Yahoo reveals the data breach affected 500 million users
Yahoo has revealed the company was the subject of a significant data breach back in 2014 and that data from 500 million users had been compromised. The iconic tech company also stated that at the moment of the announcement this Thursday, September 22, the perpetrators seem to be no longer on Yahoo’s network.
It is unknown whether the company had previous knowledge of the hacking and its extent. Yahoo said in a post on its official Tumblr blog the security breach dates back to late 2014.
The legal and financial implications of the “Yahoo hack” are what most people are wondering about since it is near impossible to determine with detail what kind of information the hackers stole from the 500 million accounts.
Yahoo is also on the eve of closing a sales deal of its core business to Verizon, and this accident worries investors and shareholders as the agreement nears closing.
Yahoo urges all users to take preemptive measures
The massive data breach is the latest in a series of cybersecurity-related calamities in recent times. The soon-to-be Verizon subsidiary claims users names, birth dates, email addresses, passwords, and phone numbers are among the data hackers retrieved from half a billion Yahoo accounts.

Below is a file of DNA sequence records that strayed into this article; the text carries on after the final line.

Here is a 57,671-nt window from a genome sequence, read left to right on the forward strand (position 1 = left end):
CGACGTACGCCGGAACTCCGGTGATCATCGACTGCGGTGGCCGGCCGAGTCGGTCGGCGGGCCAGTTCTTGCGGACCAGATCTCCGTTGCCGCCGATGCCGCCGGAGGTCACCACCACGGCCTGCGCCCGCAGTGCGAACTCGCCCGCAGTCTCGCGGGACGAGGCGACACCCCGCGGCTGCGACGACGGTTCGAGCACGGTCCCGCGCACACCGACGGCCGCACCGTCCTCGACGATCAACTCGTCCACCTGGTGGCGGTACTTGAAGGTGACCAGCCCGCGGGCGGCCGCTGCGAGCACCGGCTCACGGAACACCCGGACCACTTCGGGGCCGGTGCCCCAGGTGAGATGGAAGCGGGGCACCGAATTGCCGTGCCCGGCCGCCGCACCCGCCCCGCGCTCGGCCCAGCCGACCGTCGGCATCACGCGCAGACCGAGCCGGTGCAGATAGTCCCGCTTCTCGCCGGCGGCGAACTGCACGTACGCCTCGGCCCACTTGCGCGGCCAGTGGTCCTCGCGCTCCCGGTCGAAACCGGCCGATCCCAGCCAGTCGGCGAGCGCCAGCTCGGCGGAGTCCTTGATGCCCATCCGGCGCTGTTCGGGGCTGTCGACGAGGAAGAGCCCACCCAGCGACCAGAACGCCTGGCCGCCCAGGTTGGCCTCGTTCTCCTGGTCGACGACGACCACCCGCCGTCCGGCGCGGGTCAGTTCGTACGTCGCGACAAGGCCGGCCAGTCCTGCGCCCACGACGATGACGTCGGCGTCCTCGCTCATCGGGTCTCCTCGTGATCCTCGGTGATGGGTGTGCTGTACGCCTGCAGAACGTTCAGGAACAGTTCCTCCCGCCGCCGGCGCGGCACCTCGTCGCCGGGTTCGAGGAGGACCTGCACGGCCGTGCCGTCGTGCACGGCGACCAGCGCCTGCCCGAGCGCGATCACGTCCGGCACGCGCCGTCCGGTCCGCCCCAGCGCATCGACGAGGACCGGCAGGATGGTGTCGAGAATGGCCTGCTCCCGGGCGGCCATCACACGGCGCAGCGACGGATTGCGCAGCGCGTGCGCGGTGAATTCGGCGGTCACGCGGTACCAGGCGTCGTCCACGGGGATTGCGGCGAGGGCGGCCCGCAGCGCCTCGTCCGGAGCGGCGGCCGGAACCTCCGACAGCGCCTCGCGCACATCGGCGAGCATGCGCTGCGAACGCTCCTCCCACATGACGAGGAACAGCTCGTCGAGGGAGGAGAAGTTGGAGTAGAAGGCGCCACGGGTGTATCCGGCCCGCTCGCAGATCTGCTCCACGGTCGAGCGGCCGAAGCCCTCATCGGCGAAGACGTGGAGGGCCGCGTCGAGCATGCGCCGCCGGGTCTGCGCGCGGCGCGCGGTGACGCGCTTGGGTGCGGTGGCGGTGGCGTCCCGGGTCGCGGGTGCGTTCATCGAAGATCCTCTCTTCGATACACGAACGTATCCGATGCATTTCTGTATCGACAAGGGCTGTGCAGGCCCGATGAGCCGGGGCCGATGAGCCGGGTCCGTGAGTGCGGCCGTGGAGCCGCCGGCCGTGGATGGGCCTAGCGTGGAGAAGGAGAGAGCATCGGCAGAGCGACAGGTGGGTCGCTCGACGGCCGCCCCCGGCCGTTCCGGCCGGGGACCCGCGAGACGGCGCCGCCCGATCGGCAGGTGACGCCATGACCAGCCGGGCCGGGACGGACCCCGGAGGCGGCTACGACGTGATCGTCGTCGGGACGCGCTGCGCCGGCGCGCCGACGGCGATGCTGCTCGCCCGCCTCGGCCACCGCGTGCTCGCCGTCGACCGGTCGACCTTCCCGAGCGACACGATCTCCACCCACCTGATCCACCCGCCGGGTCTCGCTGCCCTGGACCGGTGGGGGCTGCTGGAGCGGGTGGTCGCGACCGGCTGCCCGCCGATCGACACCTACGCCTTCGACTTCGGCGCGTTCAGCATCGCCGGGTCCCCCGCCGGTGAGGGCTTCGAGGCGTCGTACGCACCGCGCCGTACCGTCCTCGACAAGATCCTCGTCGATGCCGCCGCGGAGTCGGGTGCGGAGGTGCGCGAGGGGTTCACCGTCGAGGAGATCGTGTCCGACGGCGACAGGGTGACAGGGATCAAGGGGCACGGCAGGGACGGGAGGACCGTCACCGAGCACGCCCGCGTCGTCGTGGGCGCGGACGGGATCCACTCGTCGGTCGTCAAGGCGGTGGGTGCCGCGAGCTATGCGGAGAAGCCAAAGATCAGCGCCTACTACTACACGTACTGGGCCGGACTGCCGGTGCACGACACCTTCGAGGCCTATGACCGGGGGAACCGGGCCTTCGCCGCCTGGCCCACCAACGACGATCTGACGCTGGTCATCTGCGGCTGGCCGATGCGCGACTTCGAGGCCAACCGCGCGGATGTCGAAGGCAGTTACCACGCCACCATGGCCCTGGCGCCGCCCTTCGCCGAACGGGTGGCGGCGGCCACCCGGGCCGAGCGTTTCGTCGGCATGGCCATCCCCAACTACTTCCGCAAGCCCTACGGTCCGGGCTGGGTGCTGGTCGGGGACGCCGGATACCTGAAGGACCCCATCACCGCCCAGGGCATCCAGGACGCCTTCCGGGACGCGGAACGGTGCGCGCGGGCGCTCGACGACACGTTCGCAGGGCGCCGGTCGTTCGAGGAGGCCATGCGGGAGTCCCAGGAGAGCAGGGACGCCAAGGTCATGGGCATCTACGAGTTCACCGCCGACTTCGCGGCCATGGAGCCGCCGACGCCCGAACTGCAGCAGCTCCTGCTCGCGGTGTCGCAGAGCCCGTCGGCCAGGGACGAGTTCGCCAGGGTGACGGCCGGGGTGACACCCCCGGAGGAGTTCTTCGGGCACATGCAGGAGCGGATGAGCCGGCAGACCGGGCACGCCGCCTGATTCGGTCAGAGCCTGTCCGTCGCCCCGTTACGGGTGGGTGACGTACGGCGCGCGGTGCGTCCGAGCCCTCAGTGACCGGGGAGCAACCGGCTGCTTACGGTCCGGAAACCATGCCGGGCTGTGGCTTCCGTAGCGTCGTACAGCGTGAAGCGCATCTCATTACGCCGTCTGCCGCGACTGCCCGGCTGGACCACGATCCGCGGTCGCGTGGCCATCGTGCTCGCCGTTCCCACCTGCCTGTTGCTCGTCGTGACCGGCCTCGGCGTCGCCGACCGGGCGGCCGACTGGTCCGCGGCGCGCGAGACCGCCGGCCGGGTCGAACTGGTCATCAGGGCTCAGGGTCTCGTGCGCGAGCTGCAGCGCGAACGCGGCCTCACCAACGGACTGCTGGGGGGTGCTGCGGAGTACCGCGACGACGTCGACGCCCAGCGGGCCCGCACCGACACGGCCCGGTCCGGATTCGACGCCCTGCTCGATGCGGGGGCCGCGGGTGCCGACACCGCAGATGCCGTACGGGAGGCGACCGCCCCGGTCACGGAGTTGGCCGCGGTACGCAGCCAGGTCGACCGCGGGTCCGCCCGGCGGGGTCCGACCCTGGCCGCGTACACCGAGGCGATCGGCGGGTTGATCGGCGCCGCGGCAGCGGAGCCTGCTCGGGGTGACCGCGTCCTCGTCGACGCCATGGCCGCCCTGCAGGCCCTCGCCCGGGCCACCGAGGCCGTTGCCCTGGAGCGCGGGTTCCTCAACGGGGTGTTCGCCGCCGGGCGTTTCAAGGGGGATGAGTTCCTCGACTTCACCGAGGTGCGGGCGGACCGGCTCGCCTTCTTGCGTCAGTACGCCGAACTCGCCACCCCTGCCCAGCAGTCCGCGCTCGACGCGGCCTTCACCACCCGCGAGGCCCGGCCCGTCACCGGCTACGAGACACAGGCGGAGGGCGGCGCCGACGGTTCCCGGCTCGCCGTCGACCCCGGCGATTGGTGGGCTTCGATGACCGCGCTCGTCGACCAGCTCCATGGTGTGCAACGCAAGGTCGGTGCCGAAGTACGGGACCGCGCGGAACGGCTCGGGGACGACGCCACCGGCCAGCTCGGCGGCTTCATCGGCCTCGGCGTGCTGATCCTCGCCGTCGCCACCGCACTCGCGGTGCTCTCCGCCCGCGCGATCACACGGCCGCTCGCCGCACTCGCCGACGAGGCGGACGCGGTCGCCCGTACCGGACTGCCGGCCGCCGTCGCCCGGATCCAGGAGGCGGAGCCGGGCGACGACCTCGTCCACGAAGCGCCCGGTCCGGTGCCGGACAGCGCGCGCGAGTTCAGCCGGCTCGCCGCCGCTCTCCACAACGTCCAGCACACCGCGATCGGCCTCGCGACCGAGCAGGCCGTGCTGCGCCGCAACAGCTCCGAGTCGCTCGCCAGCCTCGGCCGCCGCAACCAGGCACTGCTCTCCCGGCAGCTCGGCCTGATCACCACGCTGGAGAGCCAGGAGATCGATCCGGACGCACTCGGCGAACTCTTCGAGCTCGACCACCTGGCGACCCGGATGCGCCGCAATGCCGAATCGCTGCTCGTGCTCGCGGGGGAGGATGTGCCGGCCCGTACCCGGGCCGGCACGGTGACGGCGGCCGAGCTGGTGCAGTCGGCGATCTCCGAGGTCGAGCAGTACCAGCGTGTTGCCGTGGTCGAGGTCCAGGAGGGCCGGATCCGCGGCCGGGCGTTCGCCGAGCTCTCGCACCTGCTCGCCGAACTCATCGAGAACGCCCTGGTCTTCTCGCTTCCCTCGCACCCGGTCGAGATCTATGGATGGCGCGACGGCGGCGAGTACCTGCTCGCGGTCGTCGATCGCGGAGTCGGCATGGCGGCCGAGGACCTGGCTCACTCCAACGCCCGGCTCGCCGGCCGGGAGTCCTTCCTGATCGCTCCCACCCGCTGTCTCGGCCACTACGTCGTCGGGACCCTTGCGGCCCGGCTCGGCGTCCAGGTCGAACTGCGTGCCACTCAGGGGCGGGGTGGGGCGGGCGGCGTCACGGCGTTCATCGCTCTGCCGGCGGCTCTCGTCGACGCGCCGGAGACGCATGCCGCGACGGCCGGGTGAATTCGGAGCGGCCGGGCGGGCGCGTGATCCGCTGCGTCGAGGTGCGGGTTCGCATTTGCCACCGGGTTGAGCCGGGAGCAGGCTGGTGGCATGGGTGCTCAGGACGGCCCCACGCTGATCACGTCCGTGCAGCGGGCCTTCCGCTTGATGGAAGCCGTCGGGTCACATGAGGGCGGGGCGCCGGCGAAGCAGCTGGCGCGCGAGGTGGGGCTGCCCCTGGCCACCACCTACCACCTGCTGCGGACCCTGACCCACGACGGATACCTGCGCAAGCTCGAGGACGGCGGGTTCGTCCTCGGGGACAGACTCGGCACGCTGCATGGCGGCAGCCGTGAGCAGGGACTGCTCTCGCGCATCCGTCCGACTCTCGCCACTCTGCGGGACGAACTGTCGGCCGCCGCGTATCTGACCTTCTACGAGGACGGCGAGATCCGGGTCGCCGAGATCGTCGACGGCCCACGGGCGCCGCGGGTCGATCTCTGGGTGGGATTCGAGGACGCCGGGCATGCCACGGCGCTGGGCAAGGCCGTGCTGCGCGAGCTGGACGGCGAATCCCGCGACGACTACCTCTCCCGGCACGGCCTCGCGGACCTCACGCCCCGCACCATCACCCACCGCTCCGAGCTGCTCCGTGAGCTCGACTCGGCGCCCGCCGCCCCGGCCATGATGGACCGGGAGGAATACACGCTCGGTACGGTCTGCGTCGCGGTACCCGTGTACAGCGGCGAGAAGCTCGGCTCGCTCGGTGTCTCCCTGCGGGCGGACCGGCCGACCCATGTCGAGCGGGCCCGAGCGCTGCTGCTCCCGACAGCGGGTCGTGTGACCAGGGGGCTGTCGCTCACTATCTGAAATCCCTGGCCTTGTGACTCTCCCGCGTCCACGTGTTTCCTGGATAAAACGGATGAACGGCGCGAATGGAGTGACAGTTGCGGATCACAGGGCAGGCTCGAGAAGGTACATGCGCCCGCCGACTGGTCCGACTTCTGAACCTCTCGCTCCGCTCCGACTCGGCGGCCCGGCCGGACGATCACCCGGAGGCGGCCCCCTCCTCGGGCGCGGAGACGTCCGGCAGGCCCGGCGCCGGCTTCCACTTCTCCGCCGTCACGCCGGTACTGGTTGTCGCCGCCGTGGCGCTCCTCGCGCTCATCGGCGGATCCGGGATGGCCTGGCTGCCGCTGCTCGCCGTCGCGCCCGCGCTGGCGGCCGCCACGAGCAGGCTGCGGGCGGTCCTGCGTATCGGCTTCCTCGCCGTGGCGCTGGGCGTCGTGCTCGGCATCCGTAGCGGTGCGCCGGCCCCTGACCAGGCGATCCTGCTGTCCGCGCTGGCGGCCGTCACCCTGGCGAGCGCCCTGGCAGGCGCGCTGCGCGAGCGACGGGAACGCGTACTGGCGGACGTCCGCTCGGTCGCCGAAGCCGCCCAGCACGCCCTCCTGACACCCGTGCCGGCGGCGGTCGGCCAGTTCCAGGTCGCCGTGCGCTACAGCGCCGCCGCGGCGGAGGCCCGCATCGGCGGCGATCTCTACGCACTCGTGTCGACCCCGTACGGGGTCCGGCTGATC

Other kinds of more sensitive data like bank account numbers, credit card information, and legal documents may have also been within reach of the criminals. Yahoo said its team had narrowed down what the affected accounts were, and that they were going to contact the users by mail.
The company also claimed they were taking several security measures and that all users should change their password as soon as possible. Moreover, they prompted users to follow some online safety guidelines and to consider using the Yahoo Account Key as a private access alternative to regular passwords.
The FBI is working with Yahoo in the investigation
The Federal Bureau of Investigation was reportedly briefed on the matter earlier this week. They are conducting a joint investigation with Yahoo to determine who was the responsible for the data breach and the extent of the hack.
Earlier traces of the accident date back to August, when a hacker that goes by the name of ‘Peace’ posted an ad on the dark web selling 200 million alleged Yahoo accounts. Neither the company nor the government offices have emitted any statements about it.
However, formal theories suggest the attack may have been sponsored by one of the main “cyber-threats” to the U.S. In other words, the FBI thinks the hackers are either Russian or Chinese.
Major news outlets rule out China as an actor since their private efforts to access data from American citizens have decreased ever since signing a ‘cyber peace’ agreement with the U.S. last year. Russia’s profile seems more likely, however, especially for its supposed ties to recent accidents like the DNC leaks and the NSA hack.